Growing up I was always taught of the virtues of smiling.

Keep smiling, they said, It adds to your beauty.

Nice, kind people are the ones who smiles at people on roads and were ready help even the random strangers.

Ever so naïve, and always the one to please, I took the above mantras to practice.

But one hot summer day, I discovered smiling can be quite dangerous if you live in a place like India.

I remember that day with extreme clarity.

I was 12 years old, and was on my way to tuition classes. That was the day of my teacher’s birthday and we were promised ice creams after the class. Feeling on top of the world, I was walking towards my teacher’s house with thoughts of delicious ice creams floating through my head.

On my way I came across a mother carrying a cute little toddler, as per the habit, I gave them a smile, she smiled back and I moved on.

Just round the corner, I saw a group of guys standing. One of them smiled at me. I smiled back.

And that’s when I realized what a horrible mistake I had just made.

You see, just as I smiled, the guy’s eyes changed. He somehow reminded my of the Big Bad Wolf from the Little Red Riding Hood. The look that came in his eyes, frightened me. Something told me that this was the time to RUN.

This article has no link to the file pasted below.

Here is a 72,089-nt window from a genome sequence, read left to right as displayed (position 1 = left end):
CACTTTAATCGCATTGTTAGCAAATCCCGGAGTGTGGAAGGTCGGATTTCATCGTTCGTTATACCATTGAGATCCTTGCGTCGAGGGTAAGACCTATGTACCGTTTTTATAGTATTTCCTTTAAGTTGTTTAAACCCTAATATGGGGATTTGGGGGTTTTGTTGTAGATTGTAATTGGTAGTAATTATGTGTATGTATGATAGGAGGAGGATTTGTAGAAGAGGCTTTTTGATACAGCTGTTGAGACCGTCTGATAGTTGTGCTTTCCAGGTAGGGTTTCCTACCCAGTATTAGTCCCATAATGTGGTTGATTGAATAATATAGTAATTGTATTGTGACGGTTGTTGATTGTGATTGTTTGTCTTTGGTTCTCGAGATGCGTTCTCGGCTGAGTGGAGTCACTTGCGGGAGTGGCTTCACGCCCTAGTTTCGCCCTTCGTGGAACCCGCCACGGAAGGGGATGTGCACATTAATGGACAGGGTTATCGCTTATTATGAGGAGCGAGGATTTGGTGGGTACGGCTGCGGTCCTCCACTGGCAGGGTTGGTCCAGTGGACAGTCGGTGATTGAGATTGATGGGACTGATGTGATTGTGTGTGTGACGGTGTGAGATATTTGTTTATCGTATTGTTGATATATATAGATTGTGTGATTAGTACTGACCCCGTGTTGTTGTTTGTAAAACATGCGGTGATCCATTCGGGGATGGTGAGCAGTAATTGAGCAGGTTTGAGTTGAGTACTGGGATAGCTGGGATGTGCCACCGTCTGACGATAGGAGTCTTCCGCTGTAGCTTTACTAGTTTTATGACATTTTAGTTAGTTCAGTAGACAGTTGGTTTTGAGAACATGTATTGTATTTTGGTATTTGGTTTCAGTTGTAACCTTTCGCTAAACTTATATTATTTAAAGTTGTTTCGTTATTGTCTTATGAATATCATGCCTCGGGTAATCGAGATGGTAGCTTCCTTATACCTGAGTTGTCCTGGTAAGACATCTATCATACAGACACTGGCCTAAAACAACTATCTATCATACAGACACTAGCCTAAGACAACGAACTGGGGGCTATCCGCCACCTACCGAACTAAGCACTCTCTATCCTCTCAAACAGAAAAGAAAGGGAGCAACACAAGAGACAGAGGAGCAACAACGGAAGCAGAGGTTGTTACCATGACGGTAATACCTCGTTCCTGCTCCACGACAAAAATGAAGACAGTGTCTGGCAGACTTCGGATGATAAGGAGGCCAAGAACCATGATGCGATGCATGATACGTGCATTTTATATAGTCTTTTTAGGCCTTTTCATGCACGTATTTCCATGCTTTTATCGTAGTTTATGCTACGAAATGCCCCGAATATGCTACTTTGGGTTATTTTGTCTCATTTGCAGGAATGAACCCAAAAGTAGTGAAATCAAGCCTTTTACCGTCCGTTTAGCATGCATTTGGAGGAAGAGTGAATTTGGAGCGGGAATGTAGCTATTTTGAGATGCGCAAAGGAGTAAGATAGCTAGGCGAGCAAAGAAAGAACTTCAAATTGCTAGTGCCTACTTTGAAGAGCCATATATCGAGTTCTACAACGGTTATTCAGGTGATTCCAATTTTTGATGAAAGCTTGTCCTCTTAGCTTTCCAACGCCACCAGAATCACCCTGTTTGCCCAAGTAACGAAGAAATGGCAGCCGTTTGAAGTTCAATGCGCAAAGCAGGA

For the first time in my life, I bowed my head to the ground, not daring to look at the wolf look-alike and started taking long strides praying to all the Gods I could remember.

Just as I was passing, I heard the wolf’s friends sneering and passing vague comments on the lines of ‘Hasi toh phasi’ (i.e. if the girl smiles, she is trapped) I remembered this as the lines from a very popular hindi movie, where the hero is trying to ‘woo’ the heroine (less of wooing and more of Street sexual harassment like stacking and commenting), she turns around and smiles. The hero then uses this ‘hasi to phasi’ line. From that moment on I have disliked the said hero.

As I kept on walking, I could sense the guys following me and asking me my name, where I come from etc etc.

There were many people on the street, all must have seen. No one came to my rescue. To a twelve-year-old girl, those five to six twenty something people looked too strong and scary.

The walk from where I met those guys to my tuition teacher’s house must have been little more than five minutes, but for me, it seemed like eternity.

I ran as soon as I saw the house and cried my eyes out when I saw the teacher.

So, scared I was, that for weeks I had my mother walk me to and fro to the classes.

It might be nothing compared  to the gang rapes, but for me, that was the day I learnt that this is no place for nice people. That was the day I came in contact with the ‘boys-will-be-boys’ males of India who think all and every child/girl/women are their properties.

It was the day I stopped smiling at strangers.

 

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